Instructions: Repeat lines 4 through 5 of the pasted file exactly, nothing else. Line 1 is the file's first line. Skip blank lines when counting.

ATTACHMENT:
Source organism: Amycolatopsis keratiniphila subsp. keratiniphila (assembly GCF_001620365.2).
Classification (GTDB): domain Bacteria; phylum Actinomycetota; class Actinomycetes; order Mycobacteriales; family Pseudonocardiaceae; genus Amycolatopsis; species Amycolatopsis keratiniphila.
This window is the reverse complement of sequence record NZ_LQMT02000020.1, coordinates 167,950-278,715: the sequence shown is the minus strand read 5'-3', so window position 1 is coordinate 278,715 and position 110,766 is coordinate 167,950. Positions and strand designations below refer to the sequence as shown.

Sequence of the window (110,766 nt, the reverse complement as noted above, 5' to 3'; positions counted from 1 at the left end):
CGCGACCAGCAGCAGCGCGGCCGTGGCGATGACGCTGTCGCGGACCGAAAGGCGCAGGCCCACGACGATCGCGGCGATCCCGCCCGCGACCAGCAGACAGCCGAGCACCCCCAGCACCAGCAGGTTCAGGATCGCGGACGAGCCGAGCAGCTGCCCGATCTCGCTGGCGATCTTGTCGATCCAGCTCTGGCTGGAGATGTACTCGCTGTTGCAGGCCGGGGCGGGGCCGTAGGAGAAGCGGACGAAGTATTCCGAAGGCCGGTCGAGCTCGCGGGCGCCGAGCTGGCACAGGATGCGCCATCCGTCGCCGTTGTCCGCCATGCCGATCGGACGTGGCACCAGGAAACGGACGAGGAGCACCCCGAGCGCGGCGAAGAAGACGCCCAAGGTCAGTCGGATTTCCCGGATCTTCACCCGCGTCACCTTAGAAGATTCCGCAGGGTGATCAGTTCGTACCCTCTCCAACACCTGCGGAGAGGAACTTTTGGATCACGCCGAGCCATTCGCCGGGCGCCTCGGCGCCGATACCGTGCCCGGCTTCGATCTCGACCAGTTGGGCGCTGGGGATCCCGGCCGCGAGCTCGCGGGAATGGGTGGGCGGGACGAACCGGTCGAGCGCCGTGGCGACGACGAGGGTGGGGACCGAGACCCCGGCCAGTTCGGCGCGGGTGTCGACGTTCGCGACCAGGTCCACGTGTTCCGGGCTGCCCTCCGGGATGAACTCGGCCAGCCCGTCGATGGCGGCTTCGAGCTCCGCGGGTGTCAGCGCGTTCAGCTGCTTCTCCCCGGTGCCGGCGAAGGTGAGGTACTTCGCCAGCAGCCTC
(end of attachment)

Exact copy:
Sequence of the window (110,766 nt, the reverse complement as noted above, 5' to 3'; positions counted from 1 at the left end):
CGCGACCAGCAGCAGCGCGGCCGTGGCGATGACGCTGTCGCGGACCGAAAGGCGCAGGCCCACGACGATCGCGGCGATCCCGCCCGCGACCAGCAGACAGCCGAGCACCCCCAGCACCAGCAGGTTCAGGATCGCGGACGAGCCGAGCAGCTGCCCGATCTCGCTGGCGATCTTGTCGATCCAGCTCTGGCTGGAGATGTACTCGCTGTTGCAGGCCGGGGCGGGGCCGTAGGAGAAGCGGACGAAGTATTCCGAAGGCCGGTCGAGCTCGCGGGCGCCGAGCTGGCACAGGATGCGCCATCCGTCGCCGTTGTCCGCCATGCCGATCGGACGTGGCACCAGGAAACGGACGAGGAGCACCCCGAGCGCGGCGAAGAAGACGCCCAAGGTCAGTCGGATTTCCCGGATCTTCACCCGCGTCACCTTAGAAGATTCCGCAGGGTGATCAGTTCGTACCCTCTCCAACACCTGCGGAGAGGAACTTTTGGATCACGCCGAGCCATTCGCCGGGCGCCTCGGCGCCGATACCGTGCCCGGCTTCGATCTCGACCAGTTGGGCGCTGGGGATCCCGGCCGCGAGCTCGCGGGAATGGGTGGGCGGGACGAACCGGTCGAGCGCCGTGGCGACGACGAGGGTGGGGACCGAGACCCCGGCCAGTTCGGCGCGGGTGTCGACGTTCGCGACCAGGTCCACGTGTTCCGGGCTGCCCTCCGGGATGAACTCGGCCAGCCCGTCGATGGCGGCTTCGAGCTCCGCGGGTGTCAGCGCGTTCAGCTGCTTCTCCCCGGTGCCGGCGAAGGTGAGGTACTTCGCCAGCAGCCTC